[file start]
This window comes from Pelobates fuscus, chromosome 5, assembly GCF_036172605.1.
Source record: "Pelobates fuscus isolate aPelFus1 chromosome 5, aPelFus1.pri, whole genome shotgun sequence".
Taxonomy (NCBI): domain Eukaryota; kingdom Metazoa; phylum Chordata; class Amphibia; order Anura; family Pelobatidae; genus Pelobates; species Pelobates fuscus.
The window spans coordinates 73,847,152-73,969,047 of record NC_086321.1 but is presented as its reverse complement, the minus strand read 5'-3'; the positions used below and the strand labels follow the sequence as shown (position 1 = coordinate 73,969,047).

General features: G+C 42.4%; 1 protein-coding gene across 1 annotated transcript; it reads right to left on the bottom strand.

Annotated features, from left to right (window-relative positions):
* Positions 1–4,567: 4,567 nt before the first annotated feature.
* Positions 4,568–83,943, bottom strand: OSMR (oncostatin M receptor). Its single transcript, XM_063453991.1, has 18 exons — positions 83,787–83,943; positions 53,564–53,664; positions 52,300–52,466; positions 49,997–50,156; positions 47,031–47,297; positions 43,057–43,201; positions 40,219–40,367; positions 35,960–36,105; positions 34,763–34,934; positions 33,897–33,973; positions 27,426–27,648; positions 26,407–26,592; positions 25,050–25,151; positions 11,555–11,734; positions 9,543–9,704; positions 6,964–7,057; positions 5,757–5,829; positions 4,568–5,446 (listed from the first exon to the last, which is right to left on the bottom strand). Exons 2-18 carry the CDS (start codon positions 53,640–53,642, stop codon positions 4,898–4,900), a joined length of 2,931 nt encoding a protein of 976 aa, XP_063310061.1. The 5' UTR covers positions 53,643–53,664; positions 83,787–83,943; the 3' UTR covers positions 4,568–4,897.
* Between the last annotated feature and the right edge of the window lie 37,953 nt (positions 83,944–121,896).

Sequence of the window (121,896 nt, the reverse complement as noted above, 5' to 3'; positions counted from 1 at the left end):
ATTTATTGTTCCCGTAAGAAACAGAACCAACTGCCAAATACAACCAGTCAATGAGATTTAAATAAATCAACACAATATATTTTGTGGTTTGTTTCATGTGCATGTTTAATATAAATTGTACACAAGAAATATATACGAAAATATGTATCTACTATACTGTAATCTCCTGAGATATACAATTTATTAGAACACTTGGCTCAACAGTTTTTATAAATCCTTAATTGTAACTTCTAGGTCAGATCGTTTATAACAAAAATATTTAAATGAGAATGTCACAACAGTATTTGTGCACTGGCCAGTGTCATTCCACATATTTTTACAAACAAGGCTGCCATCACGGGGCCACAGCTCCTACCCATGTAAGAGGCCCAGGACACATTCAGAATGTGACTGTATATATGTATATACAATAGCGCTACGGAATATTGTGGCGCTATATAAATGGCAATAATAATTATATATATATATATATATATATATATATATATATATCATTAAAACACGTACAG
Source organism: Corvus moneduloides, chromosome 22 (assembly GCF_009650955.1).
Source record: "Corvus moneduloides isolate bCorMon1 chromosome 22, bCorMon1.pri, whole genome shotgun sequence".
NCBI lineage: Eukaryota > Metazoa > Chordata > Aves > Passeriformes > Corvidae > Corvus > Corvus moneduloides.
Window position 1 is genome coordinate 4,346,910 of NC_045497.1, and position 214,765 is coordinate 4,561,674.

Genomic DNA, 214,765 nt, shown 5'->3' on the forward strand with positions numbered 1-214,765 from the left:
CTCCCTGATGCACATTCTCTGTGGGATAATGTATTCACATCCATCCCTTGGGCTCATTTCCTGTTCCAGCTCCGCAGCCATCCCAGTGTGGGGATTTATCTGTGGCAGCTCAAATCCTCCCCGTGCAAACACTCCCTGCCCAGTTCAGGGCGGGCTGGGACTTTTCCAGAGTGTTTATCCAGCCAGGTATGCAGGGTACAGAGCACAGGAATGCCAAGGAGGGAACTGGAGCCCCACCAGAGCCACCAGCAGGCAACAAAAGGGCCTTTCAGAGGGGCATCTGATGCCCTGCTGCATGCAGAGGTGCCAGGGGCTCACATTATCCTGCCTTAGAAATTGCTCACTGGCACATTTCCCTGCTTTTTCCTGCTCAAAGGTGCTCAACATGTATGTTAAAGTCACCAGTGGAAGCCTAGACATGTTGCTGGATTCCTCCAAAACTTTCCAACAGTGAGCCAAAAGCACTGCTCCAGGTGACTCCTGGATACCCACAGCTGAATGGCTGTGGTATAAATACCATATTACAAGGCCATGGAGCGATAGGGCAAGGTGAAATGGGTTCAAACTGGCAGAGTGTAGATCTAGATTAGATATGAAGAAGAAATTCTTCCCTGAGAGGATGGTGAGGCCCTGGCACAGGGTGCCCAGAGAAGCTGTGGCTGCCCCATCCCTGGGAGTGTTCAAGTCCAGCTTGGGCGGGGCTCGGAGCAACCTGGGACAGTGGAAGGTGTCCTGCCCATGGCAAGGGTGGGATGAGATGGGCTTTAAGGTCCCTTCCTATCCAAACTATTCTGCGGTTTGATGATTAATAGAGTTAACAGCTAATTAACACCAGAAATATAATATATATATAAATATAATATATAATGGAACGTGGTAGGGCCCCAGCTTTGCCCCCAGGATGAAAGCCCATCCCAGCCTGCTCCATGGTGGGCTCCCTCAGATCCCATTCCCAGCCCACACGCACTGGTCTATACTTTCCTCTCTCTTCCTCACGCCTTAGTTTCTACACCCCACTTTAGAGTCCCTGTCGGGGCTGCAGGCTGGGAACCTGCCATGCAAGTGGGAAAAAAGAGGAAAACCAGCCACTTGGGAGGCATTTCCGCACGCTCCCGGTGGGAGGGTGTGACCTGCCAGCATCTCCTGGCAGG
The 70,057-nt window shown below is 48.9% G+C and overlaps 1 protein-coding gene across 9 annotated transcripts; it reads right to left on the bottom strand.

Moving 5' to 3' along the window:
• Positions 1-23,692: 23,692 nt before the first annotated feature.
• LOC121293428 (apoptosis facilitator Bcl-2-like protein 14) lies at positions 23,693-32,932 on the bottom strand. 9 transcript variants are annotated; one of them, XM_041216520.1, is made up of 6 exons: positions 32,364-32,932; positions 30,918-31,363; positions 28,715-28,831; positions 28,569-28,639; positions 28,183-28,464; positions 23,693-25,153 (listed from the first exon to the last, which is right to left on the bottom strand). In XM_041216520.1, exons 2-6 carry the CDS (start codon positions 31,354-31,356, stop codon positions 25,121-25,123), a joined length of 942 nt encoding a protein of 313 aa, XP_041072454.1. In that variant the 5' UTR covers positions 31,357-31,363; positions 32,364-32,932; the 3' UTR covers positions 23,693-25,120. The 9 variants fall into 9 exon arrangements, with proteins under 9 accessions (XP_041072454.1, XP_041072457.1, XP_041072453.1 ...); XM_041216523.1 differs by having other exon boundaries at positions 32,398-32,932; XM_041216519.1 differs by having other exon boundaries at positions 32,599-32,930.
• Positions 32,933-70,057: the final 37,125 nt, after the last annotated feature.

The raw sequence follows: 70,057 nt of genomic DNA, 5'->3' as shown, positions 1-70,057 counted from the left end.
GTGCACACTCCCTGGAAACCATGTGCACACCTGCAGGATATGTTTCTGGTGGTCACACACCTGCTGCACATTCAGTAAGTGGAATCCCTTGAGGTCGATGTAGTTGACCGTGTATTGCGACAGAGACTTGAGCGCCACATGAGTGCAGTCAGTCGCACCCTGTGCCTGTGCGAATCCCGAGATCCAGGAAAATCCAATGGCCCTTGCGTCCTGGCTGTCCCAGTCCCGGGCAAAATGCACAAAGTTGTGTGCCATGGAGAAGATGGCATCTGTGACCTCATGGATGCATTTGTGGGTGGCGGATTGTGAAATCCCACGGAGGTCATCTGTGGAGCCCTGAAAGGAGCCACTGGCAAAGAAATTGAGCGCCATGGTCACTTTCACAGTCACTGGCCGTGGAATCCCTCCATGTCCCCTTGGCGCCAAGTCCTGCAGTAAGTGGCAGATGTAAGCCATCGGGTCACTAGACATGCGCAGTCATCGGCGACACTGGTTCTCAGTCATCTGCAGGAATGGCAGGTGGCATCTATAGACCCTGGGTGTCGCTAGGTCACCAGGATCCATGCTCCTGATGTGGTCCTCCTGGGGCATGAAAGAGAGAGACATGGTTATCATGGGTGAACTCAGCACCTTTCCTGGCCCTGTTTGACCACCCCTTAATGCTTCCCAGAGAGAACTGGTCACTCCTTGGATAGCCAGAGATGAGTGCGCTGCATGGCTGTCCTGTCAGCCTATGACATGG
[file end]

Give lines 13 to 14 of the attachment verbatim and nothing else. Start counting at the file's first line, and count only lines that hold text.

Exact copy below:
Source record: "Corvus moneduloides isolate bCorMon1 chromosome 22, bCorMon1.pri, whole genome shotgun sequence".
NCBI lineage: Eukaryota > Metazoa > Chordata > Aves > Passeriformes > Corvidae > Corvus > Corvus moneduloides.